Friday, February 27, 2009

Freighters, Nauru

Date of Issue: October 11, 1982

This souvenir sheet issued on the occasion of ANPEX '82 National Stamp Exhibition at Brisbane, Australia celebrating 75 years of Phosphate Industry in Nauru, which is the primary economic activity since 1907 by exporting phosphate mined from the island.

Nauru was one of three great phosphate rock islands in the Pacific Ocean (the others are Banaba (Ocean Island) in Kiribati and Makatea in French Polynesia); however, the phosphate reserves are nearly depleted.

MV. Eigamoiya: A bulk carrier named after Queen consort of Nauru, wife of King Aweida. Her current deployment is Melbourne-Nauru - Majuro - Tarawa – Nauru-Melbourne, where she delivers cargo on a monthly basis. This route provides Majuro (in the Marshall Islands, part of the U.S. Trust Territory of the Pacific) with its principal sea link with Australia.

MV. Kolle D: A bulk carrier, used in the phosphate trade from Nauru to Australia and New Zealand.

Tuesday, February 24, 2009

Card from China

Postcard with photographic image taken in winter at Xixi National Wetland Park in western part of China, in Hangzhou province, sent by Postcrossing member - Jade Zhong from Peoples Republic of China.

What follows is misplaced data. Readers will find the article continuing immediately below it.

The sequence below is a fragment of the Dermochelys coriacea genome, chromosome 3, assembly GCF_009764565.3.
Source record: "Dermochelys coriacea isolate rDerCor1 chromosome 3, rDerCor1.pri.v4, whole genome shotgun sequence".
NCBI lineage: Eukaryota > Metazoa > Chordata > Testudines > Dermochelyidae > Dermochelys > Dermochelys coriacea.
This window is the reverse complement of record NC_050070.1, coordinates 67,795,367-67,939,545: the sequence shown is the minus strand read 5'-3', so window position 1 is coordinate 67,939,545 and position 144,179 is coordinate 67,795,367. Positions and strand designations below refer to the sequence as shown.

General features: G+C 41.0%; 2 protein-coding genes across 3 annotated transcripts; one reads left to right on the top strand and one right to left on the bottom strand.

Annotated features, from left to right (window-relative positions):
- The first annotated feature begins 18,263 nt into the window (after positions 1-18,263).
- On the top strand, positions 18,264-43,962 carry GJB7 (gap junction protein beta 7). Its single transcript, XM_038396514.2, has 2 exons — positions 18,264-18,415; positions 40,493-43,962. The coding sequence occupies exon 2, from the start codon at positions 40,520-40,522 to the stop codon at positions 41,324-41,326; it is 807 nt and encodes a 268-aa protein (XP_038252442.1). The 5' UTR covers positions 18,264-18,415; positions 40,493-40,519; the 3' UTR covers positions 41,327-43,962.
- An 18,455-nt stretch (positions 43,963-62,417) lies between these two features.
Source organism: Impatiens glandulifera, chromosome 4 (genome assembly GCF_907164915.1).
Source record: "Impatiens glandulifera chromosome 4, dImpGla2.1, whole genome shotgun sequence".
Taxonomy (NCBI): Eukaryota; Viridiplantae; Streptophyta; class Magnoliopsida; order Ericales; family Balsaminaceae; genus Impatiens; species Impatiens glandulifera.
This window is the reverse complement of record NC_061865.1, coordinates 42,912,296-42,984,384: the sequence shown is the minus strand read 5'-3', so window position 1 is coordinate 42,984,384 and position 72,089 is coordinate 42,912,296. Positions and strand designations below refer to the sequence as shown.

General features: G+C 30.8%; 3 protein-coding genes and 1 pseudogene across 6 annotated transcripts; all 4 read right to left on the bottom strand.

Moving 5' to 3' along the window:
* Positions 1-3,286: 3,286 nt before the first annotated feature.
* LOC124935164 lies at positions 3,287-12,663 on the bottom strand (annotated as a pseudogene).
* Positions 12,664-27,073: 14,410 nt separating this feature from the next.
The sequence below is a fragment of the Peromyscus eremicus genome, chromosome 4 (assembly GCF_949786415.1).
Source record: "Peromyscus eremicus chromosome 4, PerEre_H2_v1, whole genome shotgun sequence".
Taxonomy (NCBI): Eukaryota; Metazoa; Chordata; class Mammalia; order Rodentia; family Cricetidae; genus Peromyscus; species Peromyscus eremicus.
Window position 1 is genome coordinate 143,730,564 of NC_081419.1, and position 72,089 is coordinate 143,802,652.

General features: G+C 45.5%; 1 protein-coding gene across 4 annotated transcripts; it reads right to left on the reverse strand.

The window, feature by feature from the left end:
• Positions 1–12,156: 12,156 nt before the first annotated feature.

Saturday, February 21, 2009

Centenary of HMS Challenger's visit

Date of Issue: October 15, 1973
Scott #: 181-184a

Souvenir Sheet issued by Tristan da Cunha commemorating centenary of HMS Challenger's visit to Tristan da Cunha during oceanographic exploration world trip, 1872 - 76.

Each stamp shows an instrument for deep sea soundings that helped to calculate the depth of ocean at different locations along the route. The map route which the ship traveled can also be found in one stamp.

HMS Challenger's figurehead is virtually all that remains of the ship. The figurehead is kept at the Southampton Oceanography Centre.

Click here to see the journey of HMS Challenger.

Click here to know in detail about HMS Challenger, its crew, purpose, and its voyage.

Polar Exploration Ships - Norway

On September 20, 1972, Norway issued a set of three stamps to commemorate Ships of Polar Exploration.

Denom. color - name of ship
60 ore - olive and green - Maud
80 ore - red and black - Fram
1.20 Krone - blue and red brown - Gjoa